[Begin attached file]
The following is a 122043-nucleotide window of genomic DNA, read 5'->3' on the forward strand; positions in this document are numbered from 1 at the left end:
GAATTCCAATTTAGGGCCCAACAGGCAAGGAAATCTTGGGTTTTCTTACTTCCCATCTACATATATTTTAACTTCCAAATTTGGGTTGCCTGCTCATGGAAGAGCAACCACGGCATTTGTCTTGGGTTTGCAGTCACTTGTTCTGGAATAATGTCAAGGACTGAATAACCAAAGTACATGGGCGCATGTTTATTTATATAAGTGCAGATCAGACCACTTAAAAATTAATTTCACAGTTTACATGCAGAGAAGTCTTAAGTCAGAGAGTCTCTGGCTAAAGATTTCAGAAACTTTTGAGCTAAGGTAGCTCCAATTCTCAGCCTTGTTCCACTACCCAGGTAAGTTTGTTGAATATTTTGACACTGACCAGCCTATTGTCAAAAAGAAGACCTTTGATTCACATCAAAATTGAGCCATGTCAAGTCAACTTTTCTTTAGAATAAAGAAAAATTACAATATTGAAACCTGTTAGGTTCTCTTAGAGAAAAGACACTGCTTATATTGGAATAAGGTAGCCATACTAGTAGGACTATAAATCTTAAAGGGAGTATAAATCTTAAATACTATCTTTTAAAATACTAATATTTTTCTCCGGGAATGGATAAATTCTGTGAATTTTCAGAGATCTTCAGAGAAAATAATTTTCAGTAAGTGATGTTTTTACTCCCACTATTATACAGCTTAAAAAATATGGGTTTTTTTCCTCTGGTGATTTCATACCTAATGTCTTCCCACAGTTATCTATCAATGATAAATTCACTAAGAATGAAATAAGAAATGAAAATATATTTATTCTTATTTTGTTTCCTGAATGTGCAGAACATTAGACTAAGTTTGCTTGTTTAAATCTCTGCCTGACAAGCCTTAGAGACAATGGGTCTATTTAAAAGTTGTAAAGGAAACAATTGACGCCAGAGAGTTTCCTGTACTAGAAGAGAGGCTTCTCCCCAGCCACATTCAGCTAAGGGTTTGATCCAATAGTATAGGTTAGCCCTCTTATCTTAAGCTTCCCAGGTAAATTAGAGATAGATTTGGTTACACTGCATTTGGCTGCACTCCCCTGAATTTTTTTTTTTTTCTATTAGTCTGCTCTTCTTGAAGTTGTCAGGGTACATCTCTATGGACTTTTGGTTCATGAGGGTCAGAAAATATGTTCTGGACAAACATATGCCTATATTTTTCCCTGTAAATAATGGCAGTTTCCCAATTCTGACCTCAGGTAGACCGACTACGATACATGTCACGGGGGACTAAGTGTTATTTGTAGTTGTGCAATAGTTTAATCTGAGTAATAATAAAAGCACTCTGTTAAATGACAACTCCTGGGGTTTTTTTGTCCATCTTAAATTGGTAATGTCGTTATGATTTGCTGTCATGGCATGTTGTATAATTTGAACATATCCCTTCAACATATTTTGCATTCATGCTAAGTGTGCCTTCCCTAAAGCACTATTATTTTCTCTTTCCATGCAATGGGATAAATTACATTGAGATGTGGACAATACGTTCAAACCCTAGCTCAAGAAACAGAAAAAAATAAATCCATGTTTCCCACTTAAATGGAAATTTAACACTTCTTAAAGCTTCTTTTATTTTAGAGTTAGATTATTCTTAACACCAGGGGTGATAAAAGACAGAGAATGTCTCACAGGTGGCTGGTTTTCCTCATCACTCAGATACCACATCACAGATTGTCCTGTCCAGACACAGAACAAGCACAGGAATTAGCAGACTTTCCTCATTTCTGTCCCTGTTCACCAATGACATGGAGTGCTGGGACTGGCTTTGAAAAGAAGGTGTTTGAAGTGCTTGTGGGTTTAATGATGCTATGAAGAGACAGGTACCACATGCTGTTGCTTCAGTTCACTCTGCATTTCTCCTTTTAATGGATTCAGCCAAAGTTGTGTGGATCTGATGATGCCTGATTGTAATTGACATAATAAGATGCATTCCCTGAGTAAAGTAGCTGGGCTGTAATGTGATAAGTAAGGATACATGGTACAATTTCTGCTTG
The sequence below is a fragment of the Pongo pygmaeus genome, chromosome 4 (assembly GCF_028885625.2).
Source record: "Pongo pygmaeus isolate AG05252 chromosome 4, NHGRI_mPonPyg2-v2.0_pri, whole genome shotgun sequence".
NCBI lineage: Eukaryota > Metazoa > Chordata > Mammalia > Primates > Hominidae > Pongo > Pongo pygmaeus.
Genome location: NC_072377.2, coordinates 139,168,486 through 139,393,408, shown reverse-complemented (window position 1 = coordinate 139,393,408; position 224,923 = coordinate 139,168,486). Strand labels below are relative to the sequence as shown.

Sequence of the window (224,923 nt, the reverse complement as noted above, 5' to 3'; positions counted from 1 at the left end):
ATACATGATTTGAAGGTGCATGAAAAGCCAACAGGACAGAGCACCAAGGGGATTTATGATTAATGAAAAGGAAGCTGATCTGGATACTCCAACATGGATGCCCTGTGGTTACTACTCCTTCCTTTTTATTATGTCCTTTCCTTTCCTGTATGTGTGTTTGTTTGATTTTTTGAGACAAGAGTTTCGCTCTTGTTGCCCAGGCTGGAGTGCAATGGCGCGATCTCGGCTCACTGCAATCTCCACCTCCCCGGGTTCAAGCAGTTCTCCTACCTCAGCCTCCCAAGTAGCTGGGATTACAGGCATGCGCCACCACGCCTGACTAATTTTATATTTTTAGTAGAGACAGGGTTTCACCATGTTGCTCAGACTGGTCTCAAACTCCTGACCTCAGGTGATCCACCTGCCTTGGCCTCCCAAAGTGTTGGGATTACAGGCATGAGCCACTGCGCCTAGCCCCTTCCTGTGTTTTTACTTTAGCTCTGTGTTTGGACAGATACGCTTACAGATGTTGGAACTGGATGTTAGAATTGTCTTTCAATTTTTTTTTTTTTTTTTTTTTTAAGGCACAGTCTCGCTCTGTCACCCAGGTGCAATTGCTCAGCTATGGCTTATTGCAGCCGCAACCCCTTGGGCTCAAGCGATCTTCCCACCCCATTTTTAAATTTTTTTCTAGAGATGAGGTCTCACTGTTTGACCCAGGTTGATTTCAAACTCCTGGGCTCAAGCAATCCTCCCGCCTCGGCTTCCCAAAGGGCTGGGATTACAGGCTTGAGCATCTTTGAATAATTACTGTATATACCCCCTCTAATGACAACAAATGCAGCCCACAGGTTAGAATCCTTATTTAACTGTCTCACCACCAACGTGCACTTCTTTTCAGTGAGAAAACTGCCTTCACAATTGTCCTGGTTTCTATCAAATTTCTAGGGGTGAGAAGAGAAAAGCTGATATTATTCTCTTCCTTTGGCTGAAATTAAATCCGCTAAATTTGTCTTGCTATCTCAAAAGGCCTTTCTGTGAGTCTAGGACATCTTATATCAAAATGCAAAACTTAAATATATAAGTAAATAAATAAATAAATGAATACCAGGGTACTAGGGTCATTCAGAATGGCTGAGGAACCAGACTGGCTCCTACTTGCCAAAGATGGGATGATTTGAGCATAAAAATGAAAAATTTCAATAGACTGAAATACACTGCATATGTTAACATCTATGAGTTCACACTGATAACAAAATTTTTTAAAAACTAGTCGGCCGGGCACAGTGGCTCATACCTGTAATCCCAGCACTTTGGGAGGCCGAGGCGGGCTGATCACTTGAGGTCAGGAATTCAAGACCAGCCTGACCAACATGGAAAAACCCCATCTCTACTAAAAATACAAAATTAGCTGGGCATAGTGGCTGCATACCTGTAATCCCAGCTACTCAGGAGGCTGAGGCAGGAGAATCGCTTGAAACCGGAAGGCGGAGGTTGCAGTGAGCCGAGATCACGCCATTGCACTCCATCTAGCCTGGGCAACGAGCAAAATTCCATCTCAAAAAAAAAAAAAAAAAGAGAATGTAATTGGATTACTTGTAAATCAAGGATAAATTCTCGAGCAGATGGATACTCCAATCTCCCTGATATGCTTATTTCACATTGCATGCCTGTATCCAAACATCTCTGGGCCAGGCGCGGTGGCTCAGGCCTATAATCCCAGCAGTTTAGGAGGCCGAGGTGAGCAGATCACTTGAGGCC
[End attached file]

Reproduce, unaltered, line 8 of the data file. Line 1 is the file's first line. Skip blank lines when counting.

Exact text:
ATACATGATTTGAAGGTGCATGAAAAGCCAACAGGACAGAGCACCAAGGGGATTTATGATTAATGAAAAGGAAGCTGATCTGGATACTCCAACATGGATGCCCTGTGGTTACTACTCCTTCCTTTTTATTATGTCCTTTCCTTTCCTGTATGTGTGTTTGTTTGATTTTTTGAGACAAGAGTTTCGCTCTTGTTGCCCAGGCTGGAGTGCAATGGCGCGATCTCGGCTCACTGCAATCTCCACCTCCCCGGGTTCAAGCAGTTCTCCTACCTCAGCCTCCCAAGTAGCTGGGATTACAGGCATGCGCCACCACGCCTGACTAATTTTATATTTTTAGTAGAGACAGGGTTTCACCATGTTGCTCAGACTGGTCTCAAACTCCTGACCTCAGGTGATCCACCTGCCTTGGCCTCCCAAAGTGTTGGGATTACAGGCATGAGCCACTGCGCCTAGCCCCTTCCTGTGTTTTTACTTTAGCTCTGTGTTTGGACAGATACGCTTACAGATGTTGGAACTGGATGTTAGAATTGTCTTTCAATTTTTTTTTTTTTTTTTTTTTTAAGGCACAGTCTCGCTCTGTCACCCAGGTGCAATTGCTCAGCTATGGCTTATTGCAGCCGCAACCCCTTGGGCTCAAGCGATCTTCCCACCCCATTTTTAAATTTTTTTCTAGAGATGAGGTCTCACTGTTTGACCCAGGTTGATTTCAAACTCCTGGGCTCAAGCAATCCTCCCGCCTCGGCTTCCCAAAGGGCTGGGATTACAGGCTTGAGCATCTTTGAATAATTACTGTATATACCCCCTCTAATGACAACAAATGCAGCCCACAGGTTAGAATCCTTATTTAACTGTCTCACCACCAACGTGCACTTCTTTTCAGTGAGAAAACTGCCTTCACAATTGTCCTGGTTTCTATCAAATTTCTAGGGGTGAGAAGAGAAAAGCTGATATTATTCTCTTCCTTTGGCTGAAATTAAATCCGCTAAATTTGTCTTGCTATCTCAAAAGGCCTTTCTGTGAGTCTAGGACATCTTATATCAAAATGCAAAACTTAAATATATAAGTAAATAAATAAATAAATGAATACCAGGGTACTAGGGTCATTCAGAATGGCTGAGGAACCAGACTGGCTCCTACTTGCCAAAGATGGGATGATTTGAGCATAAAAATGAAAAATTTCAATAGACTGAAATACACTGCATATGTTAACATCTATGAGTTCACACTGATAACAAAATTTTTTAAAAACTAGTCGGCCGGGCACAGTGGCTCATACCTGTAATCCCAGCACTTTGGGAGGCCGAGGCGGGCTGATCACTTGAGGTCAGGAATTCAAGACCAGCCTGACCAACATGGAAAAACCCCATCTCTACTAAAAATACAAAATTAGCTGGGCATAGTGGCTGCATACCTGTAATCCCAGCTACTCAGGAGGCTGAGGCAGGAGAATCGCTTGAAACCGGAAGGCGGAGGTTGCAGTGAGCCGAGATCACGCCATTGCACTCCATCTAGCCTGGGCAACGAGCAAAATTCCATCTCAAAAAAAAAAAAAAAAAGAGAATGTAATTGGATTACTTGTAAATCAAGGATAAATTCTCGAGCAGATGGATACTCCAATCTCCCTGATATGCTTATTTCACATTGCATGCCTGTATCCAAACATCTCTGGGCCAGGCGCGGTGGCTCAGGCCTATAATCCCAGCAGTTTAGGAGGCCGAGGTGAGCAGATCACTTGAGGCC